Guidance on Food and Drink Labelling
How much do you know about custom food labels and stickers? If you are making and selling food or drink products, you need to ensure you include all the relevant and legal information on your labels. Big food and drink brands have internal legal and design teams who spend weeks working on label designs and copy. But as a small business owner, this isn’t possible. We have spoken to an expert in food labelling, Julian Edwards, FCSI to find out more about this topic so you can apply this insight to your own designs.
Julian is a foodservice consultant who started working in the catering industry nearly 35 years ago and learnt about labelling the hard way as he had to deal with allergenic and dietary needs in Meals on Wheels and care home catering.
Q: Tell us about the importance of food and drink labels when it comes to selling products.
A: It is absolutely critical. With today’s discerning clientele, regardless of the quality of the product and taste, they simply won’t sell as well as they should if the labels are not designed in the right way.
Q: Why should small businesses spend time thinking about their food label designs?
A: Laws don’t just apply to big businesses so despite being a small business, you absolutely must adhere to the regulations concerning labels. If you don’t, then your business simply won’t be able to grow and you may face legal implications.
Q: What information must be displayed on a food label?
A: At the very least, the full ingredients list and full additive names are a requirement, not just the E-number. Ingredients that are listed in the top EU 14 allergens must be highlighted or displayed in bold. In addition, any precautionary allergen labelling should be near to the ingredients list.
There will also be core nutritional information that has equal importance. The fundamental information on every food and beverage label must be a ‘use by’ date. Also, dependent on the product, it should have an advisory note on how it should be handled, stored and prepared. And of course, it must have the name of the product and brand on it. It is also good management practice to include, either on the label or packet, the batch number or serial number for quality assurance purposes.
In some particular instances, you might be able to omit such information. For example, including the full ingredient list and the core nutritional information is not mandatory for beverages containing more than 1.2% by volume of alcohol.
Q: What additional information would you recommend businesses include?
A: A description of the product and recommended uses or a suggested recipe. This is especially important for a new product. You could also include a ‘this product goes really well with’ message to help your customer taste it at its best. To make your labels, even more, customer-friendly, I would recommend a helpline number directly to you as the business owner or someone else who could help. Any disclaimers or statutory rights statements should also be included. Whilst you need to include the full additive names legally, it is also helpful to put on the actual E-numbers as these are often easier for a customer to lookup than typing the full name.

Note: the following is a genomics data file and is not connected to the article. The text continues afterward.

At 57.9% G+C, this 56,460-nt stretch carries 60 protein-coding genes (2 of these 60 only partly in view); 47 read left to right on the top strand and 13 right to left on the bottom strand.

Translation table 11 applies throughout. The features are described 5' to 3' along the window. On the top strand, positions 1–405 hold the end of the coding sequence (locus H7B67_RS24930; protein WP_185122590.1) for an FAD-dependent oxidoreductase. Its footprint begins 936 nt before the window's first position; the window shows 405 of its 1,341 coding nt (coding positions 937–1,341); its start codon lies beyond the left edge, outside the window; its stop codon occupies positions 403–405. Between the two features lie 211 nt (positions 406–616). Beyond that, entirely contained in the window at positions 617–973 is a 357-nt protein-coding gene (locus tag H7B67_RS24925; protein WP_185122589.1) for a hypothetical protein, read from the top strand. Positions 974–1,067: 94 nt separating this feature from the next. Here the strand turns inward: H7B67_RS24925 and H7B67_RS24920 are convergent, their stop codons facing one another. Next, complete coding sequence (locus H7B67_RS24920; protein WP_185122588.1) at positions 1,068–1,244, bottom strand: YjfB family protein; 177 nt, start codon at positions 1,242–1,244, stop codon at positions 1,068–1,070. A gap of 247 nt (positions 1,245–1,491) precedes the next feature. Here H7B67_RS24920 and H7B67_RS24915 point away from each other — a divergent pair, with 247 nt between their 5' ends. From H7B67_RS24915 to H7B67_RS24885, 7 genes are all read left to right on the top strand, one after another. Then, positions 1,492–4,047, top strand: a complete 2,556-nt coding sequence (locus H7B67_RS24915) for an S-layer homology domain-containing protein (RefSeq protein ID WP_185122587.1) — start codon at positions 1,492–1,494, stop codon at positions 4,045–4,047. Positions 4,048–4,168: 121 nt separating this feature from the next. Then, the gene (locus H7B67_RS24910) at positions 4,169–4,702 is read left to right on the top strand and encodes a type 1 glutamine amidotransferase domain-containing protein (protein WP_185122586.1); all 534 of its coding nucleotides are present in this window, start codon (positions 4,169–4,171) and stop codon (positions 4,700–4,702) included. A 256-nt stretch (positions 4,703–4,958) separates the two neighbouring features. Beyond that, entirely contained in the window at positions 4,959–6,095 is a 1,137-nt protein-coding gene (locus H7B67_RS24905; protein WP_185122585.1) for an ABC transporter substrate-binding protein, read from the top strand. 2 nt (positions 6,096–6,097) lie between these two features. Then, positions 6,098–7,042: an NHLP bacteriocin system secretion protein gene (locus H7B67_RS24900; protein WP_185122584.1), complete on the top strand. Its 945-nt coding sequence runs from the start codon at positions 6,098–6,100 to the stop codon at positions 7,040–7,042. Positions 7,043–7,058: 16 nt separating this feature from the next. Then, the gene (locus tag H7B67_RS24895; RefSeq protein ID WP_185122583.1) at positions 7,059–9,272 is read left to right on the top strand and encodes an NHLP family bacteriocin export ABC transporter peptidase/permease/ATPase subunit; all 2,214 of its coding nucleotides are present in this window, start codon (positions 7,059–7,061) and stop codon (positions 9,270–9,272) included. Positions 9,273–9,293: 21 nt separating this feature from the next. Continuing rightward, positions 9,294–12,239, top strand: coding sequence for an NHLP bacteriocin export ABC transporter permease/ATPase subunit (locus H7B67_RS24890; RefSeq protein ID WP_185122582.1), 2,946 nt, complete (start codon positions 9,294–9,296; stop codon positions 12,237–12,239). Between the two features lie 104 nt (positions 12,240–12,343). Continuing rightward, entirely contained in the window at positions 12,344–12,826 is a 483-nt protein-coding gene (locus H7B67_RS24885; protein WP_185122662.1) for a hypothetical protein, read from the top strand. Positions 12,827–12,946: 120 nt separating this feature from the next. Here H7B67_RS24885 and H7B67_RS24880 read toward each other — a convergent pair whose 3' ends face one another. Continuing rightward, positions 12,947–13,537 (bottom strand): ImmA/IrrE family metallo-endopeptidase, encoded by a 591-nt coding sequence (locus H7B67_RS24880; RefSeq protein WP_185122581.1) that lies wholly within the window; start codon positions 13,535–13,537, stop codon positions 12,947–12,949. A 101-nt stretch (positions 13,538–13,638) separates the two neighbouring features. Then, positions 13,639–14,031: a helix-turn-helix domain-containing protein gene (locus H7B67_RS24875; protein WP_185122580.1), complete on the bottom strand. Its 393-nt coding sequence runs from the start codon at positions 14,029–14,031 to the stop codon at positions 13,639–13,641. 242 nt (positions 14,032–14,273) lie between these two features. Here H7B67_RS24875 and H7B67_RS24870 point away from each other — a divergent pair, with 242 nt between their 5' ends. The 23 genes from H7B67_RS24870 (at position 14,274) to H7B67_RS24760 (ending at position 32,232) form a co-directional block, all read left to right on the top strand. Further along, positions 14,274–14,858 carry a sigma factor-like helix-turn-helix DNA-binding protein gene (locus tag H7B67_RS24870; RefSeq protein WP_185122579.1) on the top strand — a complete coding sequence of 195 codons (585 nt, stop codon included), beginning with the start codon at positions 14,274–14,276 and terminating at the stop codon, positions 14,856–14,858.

Q: What order should the ingredients be displayed in?
A: The ingredients must be displayed in order of quantity, so the main ingredient should be featured first. This is the same when displaying allergen information, but make sure these are displayed in bold or highlighted in some other way.
Q: What is the difference between a best before and a use-by date?
The use-by date is the definitive date that the product must not be consumed after. Whilst, the best before date is a guide by the producer as to when the product will start deteriorating in quality, but would still be safe to consume.
Q: What safety information should be included on a food label?
You should include the temperature the product must be maintained at and details of when the product must be used by once opened. You should also include a note asking consumers to return the product if the packaging has been damaged.
Q: If small businesses would like more advice on food labelling or to check their designs meet legislation what should they do?
Your first port of call is the British Retail Consortium. I would also access the Food Standards Agency food manufacturing section on their website.
To be Allergen Accredited, you need a risk assessment to back up statements such as ‘May Contain Nuts’. If you are selling into the foodservice sector, check with Allergen Accreditation as to what the full allergen disclosure procedure is.
Thank you to Julian for sharing so much valuable advice for small food and drink retailers. You can design labels for your products using the WePrint software and we will print and send the labels directly to you. Make sure you use this information and the findings from our label research to help you sell more of your products.